Tuesday, February 6, 2007

Religion and Devotion/Religion and Action (Feb. 7)

1. St. Thomas concisely expresses the nature of religion in these words: "The object of religion is to give honour to the One God because He is the first principle of creation and order in the universe." (Summa, II-II, q. 81, a. 3)

We know that everything is the work of God. Everything depends on Him both for its being and for its continued existence. This is so from man down to the minutest insect, from the stars in the sky to the invisible atom. It is true that man and the other creatures also work. In fact, the universe is a gigantic workshop. But God is the one and only cause of man and of the whole of nature. We are only instruments of the divine omnipotence. Now, justice demands that we give everyone his due. Everything belongs to God. Therefore, man ought to humble himself before God in an act of adoration and loving obedience. From the highest mountains to the depths of the valley, from the stars of the firmament to the tiny flowers of the fields, all creation unconciously sings of the glory of God. In the same way man, a creature of intelligence and free will, should offer himself and all his faculties in an act of complete homage to his Creator and Lord. But there is more to it than that. God is not only our Creator and Lord, He is also our Redeemer. The eternal Word of God became man out of love for us. He gave us His teaching and commandments. He redeemed us with His precious blood and left us the Church as our mother and our infallible teacher of truth. So, if religion is to be complete, it will oblige us to be obedient to whatever God has revealed and to whatever the Church which He founded commands and teaches us.

2. Religion, however, should not be a cold, mechanical practice of obedience to the commandments of God and the precepts of the Church. Deep spiritual devotion and supernatural charity are necessary as well as religion. In other words, religion should not be merely external, but should spring from the mind and heart; this is devotion, which is the spirit of religion. "Devotion," writes Aquinas, "seems to be the determination to give one's self readily to the service of God."(Summa, II-II, q. 82, a.2, ad 1) But this determination should be lovingand effective because, as St. Thomas also observes, "charity generates devotion." (Summa, II-II, q. 82, a. 2, ad. 2)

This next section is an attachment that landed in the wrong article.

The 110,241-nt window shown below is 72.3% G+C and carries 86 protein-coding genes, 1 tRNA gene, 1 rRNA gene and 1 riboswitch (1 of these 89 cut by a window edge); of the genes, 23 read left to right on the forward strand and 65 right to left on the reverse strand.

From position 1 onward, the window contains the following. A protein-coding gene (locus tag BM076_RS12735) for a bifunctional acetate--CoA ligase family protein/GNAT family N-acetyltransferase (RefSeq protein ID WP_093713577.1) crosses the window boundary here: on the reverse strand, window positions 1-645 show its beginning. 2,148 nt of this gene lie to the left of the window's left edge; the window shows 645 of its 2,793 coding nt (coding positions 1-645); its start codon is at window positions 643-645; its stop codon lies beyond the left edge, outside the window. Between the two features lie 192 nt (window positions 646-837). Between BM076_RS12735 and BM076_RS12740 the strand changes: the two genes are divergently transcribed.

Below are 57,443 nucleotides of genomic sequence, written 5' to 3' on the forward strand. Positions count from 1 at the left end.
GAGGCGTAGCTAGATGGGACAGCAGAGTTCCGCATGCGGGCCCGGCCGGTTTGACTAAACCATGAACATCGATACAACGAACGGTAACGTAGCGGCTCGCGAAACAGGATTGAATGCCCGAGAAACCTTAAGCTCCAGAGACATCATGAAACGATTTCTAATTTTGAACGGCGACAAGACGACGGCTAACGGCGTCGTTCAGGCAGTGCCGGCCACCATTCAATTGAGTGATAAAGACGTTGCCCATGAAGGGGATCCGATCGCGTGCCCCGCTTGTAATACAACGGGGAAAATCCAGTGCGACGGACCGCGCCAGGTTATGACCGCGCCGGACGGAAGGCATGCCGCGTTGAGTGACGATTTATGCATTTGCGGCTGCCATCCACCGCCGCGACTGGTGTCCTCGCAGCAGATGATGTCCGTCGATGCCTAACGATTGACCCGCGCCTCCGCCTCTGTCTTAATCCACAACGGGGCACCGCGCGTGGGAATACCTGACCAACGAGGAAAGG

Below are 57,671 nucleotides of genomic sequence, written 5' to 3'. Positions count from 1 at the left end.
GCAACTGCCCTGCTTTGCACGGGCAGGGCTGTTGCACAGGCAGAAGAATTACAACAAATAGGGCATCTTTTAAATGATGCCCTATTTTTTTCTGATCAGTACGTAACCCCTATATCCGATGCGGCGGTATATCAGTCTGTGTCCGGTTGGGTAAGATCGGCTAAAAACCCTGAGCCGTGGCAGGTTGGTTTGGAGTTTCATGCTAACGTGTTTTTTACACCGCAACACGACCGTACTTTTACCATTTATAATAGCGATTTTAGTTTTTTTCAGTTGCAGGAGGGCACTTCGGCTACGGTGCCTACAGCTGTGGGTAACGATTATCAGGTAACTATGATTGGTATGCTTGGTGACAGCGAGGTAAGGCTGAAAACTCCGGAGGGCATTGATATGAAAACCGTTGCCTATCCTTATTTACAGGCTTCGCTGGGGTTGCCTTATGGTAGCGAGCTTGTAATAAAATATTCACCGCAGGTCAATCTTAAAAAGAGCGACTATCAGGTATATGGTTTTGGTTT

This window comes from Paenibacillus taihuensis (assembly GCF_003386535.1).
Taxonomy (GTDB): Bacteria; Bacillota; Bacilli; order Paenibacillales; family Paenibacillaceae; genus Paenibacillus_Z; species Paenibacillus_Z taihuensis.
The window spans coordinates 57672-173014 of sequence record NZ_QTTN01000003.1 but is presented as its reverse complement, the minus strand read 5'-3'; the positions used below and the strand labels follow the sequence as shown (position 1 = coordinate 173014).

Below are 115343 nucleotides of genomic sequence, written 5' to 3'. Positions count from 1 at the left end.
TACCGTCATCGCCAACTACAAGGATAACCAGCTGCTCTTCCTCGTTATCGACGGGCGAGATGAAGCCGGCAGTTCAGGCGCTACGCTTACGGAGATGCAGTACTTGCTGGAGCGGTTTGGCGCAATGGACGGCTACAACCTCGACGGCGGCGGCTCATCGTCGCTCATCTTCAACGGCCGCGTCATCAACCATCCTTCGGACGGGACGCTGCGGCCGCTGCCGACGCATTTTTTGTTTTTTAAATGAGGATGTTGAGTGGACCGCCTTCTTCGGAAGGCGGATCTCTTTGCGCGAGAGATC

St. Francis de Sales analysed and expanded these ideas. "True and living devotion," he writes, "presupposes the love of God; indeed, it really is a true love of God ... but a love ... which has reached that height of perfection at which it not only causes us to act, but to act zealously, frequently and promptly" (Filotea, Bk. I, C. 1) ... He continues: "Since devotion consists in an unique degree of charity, it not only makes us prompt, active and zealous in the observance of all the divine commands, but incites us furthermore to perform readily and lovingly as many good works as we can ... even if they are only recommended or suggested." (Ibid.) From this solid and sincere devotion flows that taste for divine things, that inner gentleness and peace of spirit which the Saints enjoyed even in the midst of sorrow and disillusionment.

3. We must not be satisfied simply to carry out the acts of religion, however exactly. We must fulfil them with love. It is the spontaneous homage of the mind and heart that God wants most of all. The body must also pay its tribute of subjection to its creator, but if the mind and heart are cold and distracted, this tribute is worthless. There is no religion without devotion. This people honours me with their lips, but their heart is far from me (Mt. 15:8; Mark 7:6). Consider this complaint of Our Lord. Let us earnestly examine our conduct. Religion is useless if it is not fed by the active fire of charity. Anyone who is content to go to Mass on feast-days and stand in the church silently and indifferently, like a candlestick without a candle, is not a true and sincere Christian. Religion must be deeply felt. It must be penetrated by devotion and charity. Only then will it inspire real Christian activity.